Foreign Airlines Cancel Some U.S. Flights Over 5G Concerns

by Taylor Cunningham
foreign-airlines-cancel-some-us-flights-5g-concerns

Due to concerns over 5G rollouts, some foreign airlines—such as Emirates, Japan Airlines, and ANA—are canceling flights to the U.S.

“Emirates regrets any inconvenience caused,” the airline said on Tuesday. “We are working closely with aircraft manufacturers and the relevant authorities to alleviate operational concerns. And we hope to resume our US services as soon as possible.”

For now, Emirates will only suspend flights into San Francisco, Dallas Fort Worth, Orlando, Seattle, Miami, Newark, Houston, Chicago, and Boston. But service into JFK, LAX, and Washington DC will continue.

However, Japan Airlines will ground all Boeing 777 flights into the states until further notice. Major cell providers plan to switch on their C-band 5G signals tomorrow (Jan. 19th). And the company fears that those signals “may interfere with the radio wave altimeter installed on the Boeing 777.”

The airline will attempt to move passengers to a Boeing 787 plane. But when that isn’t possible, the flights will be canceled.

ANA, which also operates out of Japan, will follow the same protocol.

Why Major Airlines are Concerned Over 5G Rollout

On Monday, the U.S. Federal Aviation Administration warned that 5G service may cause significant and dangerous travel disruption. The signals can interfere with sensitive equipment used on certain aircraft. Particularly, the 5G could jam radio altimeters, which measure the craft’s distance from the ground.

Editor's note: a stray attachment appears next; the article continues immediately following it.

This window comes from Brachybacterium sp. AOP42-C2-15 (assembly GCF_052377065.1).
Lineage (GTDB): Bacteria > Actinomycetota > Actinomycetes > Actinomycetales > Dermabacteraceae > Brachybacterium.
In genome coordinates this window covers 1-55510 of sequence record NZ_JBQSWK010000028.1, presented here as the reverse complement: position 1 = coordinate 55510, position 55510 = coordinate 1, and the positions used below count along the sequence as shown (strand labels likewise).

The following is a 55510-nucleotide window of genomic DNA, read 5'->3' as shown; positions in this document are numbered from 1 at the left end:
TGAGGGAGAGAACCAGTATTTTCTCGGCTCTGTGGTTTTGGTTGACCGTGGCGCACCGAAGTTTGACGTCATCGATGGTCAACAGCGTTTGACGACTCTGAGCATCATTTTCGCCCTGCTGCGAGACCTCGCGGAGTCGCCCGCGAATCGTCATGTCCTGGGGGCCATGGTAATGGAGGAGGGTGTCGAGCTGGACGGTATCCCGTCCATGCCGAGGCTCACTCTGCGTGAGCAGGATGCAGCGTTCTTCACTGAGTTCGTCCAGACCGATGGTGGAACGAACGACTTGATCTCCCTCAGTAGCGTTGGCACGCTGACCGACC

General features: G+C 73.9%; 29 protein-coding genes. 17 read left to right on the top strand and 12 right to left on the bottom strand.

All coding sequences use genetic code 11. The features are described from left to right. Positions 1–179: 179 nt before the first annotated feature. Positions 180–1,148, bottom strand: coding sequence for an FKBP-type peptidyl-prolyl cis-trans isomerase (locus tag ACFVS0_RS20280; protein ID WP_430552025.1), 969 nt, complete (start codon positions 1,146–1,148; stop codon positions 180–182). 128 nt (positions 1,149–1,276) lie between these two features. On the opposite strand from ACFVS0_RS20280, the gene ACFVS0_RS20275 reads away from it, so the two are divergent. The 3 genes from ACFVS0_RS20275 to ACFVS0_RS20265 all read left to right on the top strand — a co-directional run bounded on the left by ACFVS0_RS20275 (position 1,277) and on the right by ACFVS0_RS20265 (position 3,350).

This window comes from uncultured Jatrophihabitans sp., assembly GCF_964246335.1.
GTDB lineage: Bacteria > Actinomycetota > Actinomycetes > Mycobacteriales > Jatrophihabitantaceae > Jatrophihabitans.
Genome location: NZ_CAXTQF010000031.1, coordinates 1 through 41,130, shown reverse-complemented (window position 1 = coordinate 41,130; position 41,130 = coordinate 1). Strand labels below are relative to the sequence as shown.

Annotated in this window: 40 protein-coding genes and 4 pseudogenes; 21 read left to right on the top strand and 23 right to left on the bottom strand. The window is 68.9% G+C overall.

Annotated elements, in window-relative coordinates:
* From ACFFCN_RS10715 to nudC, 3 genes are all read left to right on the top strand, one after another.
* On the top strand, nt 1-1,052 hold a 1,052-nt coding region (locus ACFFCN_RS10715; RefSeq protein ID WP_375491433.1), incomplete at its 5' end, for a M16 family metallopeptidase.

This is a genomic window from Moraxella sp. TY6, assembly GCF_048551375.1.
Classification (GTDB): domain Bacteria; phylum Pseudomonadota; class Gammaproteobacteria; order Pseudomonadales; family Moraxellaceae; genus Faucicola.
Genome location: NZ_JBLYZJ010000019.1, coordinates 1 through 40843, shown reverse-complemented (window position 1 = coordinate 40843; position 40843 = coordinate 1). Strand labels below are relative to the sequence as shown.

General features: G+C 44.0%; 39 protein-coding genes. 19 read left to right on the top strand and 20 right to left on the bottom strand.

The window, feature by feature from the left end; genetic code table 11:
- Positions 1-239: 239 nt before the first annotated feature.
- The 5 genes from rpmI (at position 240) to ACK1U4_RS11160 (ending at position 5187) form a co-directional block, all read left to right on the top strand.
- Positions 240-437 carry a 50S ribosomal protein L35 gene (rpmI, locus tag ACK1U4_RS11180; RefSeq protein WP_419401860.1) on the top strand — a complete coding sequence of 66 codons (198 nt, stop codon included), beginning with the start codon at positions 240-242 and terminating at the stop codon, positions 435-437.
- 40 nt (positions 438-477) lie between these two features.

Because of the obvious safety concerns, airlines have been asking the White House to step in and force cell providers to alter their plans. But so far, the government has decided to stay out of the battle.

The CEOs of American, Delta, Southwest, and United Airlines wrote a letter to White House officials saying 5G signals could cause a “catastrophic” aviation crisis. In the end, they may have to cancel thousands of flights. And because of that, U.S. citizens could be stranded overseas.

“Unless our major hubs are cleared to fly, the vast majority of the traveling and shipping public will essentially be grounded,” the CEOs claimed. Four other airlines also signed the warning.

Those same airlines asked cell providers to postpone their 5G rollouts. But AT&T and Verizon said they would follow through with their launches. However, they agreed to make some modifications.

On Tuesday, a spokesperson with AT&T said the company will “temporarily defer turning on a limited number of towers around certain airport runways.”

But she added frustration over the fact that the Federal Aviation Administration hasn’t “utilized the two years they’ve had to responsibly plan for this deployment.”

“We are frustrated by the FAA’s inability to do what nearly 40 countries have done, which is to safely deploy 5G technology without disrupting aviation services. And we urge it to do so in a timely manner,” the company said in a statement.

Outsider.com